Should We Rent -Vs- Should We Buy
Serious thoughts to ponder
FIRST - NO ONE SHOULD EVER BUY A HOME IN AN AREA OR TOWN THEY ARE NOT FAMILIAR WITH.
Should you plan to pay rent as opposed to paying a mortgage? I am sure you have been informed by more than one well-meaning friend, relative or real estate agent that renting is a bad idea that it is the equivalent of ”throwing your money in the street” and there are far more advantages to buying and becoming a homeowner as soon as possible.
But as they say in the old song "that ain’t necessarily so." Yes, there can be some tax benefits involved in owning a home. But when you’re young and mobile it’s often smarter to rent than to buy.
CONSIDER THESE ADVANTAGES OF RENTING:
YOU CAN GET MORE FOR YOUR MONEY.
You can usually rent a home for less than the monthly cost of buying it, and you don’t have to come up with a down payment for closing costs.
YOU ARE FREER TO MOVE.
You have no long-term financial investment to consider, so when you need or want to move, you can go. There’s no waiting (except for the term of the rental agreement) to sell, and no agonizing about the local housing market or at your destination.
YOU WORRY LESS ABOUT PROPERTY VALUES.
If housing values decline, the worst that can happen is that you pay too much rent until your lease expires. Then you can either ask for a rent reduction or move to where rental rates are cheaper.
YOU CAN AVOID THE COST OF HOME IMPROVEMENTS.
Home improvement is a huge business because homeowners must maintain their properties. A renter, on the other hand, may spend money only on personal furnishings.
YOU MIGHT HAVE MORE MONEY TO INVEST ELSEWHERE.
Down payments and mortgage payments make it difficult for many homeowners to start or maintain savings and investment programs for vacations, retirement, etc.
CONSIDER THESE ADVANTAGES OF OWNING:
THE FINANCIAL ARGUMENTS FOR OWNERSHIPARE HARD TO DISPUTE.
First, federal tax rules favor homeowners. Mortgage interest and property tax deductions alone constitute an enormous benefit. (The interest on the mortgage on your home is fully deductible, as are property taxes.)
Second, you can borrow against the equity in your home (assuming there is equity when you need money) By either a second mortgage or a home-equity line of credit -- and deduct all the interest you pay on up to $100,000 of such loans, regardless of how you use the money.
Third, you get “leverage.” Most people buy a home with a little of their own money (the down payment) and a lot of other people’s money- (OPM or the Mortgage or Deed of Trust). That use of borrowed money means you can profit from inflation (If there is any) or price increases on property you haven’t even paid for yet.
Unfortunately, making the Rent-vs-Buy decision involves a lot more than simply comparing your monthly rent payment with the monthly mortgage you would pay as homeowners. Many other factors must be taken into consideration, including how long you plan to own and live in the your home, how much you think the home will increase in value, or appreciate, (“OR" will it appreciate in value?) the tax benefits you will receive from buying, the fees you will have to pay when you buy, and the rate of return you could get by investing the cash you would save by not buying.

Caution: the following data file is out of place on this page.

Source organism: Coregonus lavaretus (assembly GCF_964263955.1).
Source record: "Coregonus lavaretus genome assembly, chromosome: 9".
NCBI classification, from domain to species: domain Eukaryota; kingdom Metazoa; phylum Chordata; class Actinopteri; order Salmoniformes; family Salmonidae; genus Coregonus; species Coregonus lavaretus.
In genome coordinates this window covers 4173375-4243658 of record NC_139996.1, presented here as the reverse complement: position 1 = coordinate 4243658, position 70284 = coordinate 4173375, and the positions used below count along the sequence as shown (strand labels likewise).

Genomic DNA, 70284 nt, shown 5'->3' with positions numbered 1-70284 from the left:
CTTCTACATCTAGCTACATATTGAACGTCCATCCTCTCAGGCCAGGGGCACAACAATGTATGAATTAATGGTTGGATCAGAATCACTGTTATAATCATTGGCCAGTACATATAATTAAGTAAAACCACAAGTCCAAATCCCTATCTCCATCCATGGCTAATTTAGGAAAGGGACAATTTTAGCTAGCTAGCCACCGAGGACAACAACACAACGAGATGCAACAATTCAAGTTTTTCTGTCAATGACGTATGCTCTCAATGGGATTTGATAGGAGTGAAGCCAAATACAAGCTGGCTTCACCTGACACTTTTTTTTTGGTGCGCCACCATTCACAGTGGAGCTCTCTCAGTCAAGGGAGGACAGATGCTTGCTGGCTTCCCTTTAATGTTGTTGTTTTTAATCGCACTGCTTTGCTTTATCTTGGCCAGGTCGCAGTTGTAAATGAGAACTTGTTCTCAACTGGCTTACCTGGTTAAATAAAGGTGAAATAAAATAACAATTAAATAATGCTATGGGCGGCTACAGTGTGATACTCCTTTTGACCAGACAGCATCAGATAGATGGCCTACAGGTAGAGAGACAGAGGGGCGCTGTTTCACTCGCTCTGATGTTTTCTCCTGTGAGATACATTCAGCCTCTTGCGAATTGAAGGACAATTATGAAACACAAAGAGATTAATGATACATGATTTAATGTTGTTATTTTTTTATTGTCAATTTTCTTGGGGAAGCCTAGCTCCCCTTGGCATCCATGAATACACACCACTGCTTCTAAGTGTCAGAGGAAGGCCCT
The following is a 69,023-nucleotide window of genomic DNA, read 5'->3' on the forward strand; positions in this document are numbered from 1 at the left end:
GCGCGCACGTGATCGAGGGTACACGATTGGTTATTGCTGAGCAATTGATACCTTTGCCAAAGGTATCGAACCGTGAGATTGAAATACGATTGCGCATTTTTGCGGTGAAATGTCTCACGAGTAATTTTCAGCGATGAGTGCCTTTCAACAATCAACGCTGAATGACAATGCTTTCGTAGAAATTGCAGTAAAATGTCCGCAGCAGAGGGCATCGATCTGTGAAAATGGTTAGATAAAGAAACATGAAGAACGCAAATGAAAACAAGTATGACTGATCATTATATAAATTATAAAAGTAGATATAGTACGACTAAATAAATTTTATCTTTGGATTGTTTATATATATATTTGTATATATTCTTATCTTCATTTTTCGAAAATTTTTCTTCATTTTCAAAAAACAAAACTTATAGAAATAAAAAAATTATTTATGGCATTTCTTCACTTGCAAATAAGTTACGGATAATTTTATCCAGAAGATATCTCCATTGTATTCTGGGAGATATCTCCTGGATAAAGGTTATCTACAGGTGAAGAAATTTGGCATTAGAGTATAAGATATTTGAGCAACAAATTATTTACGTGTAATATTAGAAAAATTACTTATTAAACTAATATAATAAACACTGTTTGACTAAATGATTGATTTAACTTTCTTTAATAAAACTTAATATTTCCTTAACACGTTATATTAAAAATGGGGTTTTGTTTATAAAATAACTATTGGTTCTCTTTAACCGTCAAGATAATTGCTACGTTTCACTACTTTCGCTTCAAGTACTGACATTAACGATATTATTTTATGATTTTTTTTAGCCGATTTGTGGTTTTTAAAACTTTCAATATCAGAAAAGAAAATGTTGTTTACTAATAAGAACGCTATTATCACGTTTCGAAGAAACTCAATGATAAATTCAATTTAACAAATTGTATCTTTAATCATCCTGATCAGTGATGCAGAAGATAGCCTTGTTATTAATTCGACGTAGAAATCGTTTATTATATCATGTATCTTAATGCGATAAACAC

Beth Kobliner, author of “Get a Financial Life: Personal Finance in Your Twenties and Thirties,” offers the following tips on making the Rent-vs-Buy decision. "Our lives change so much when we are in our twenties and thirties that buying is not always the smart thing to do. This is important to keep in mind.
IF YOU WILL NOT BE STAYING IN THE SAME AREA FOR SEVERAL YEARS, YOU SHOULD PROBABLY NOT BUY.
Consider the thousands of dollars in down payment, settlement fees, closing costs and maintenance expenses you will pay when you buy a home. Then when you sell, you can expect to pay thousands of dollars more in settlement fees and real estate commissions. If you stay in a home for many years, these costs may not make much difference. The hope is that your home’s value and selling price will increase by more than enough to cover them. But if you move after a couple of years and your home’s value didn’t appreciate significantly, you may not be able to sell your home for the price you paid or for profit that would cover these costs. You may have to pay extra monies out of your pocket to sell your home.
NEVER ASSUME YOU WILL ALWAYS GET A TAX BREAK FOR BUYING.
True, buying a home can be one of the best tax breaks around; because you can deduct the mortgage interest and taxes you pay. If you’re buying a lower-priced home, the tax break may be worth very little or nothing at all. The "TAX LAWS" change yearly, if not daily and you know you cannot put any trust in what those people in Washington D.C or in Maryland will say or do to us tomorrow. Everyday is a NEW TAX day for them.
WHEN YOU GET A GOOD RENTAL, YOU CAN INVEST THE SAVINGS.
You can probably find a good rental home for less money than a mortgage payment. The owner will pay the taxes, insurance and take care of the maintenance. AND, you may be better off holding on to your money and putting what you save into a retirement plan or some other investment.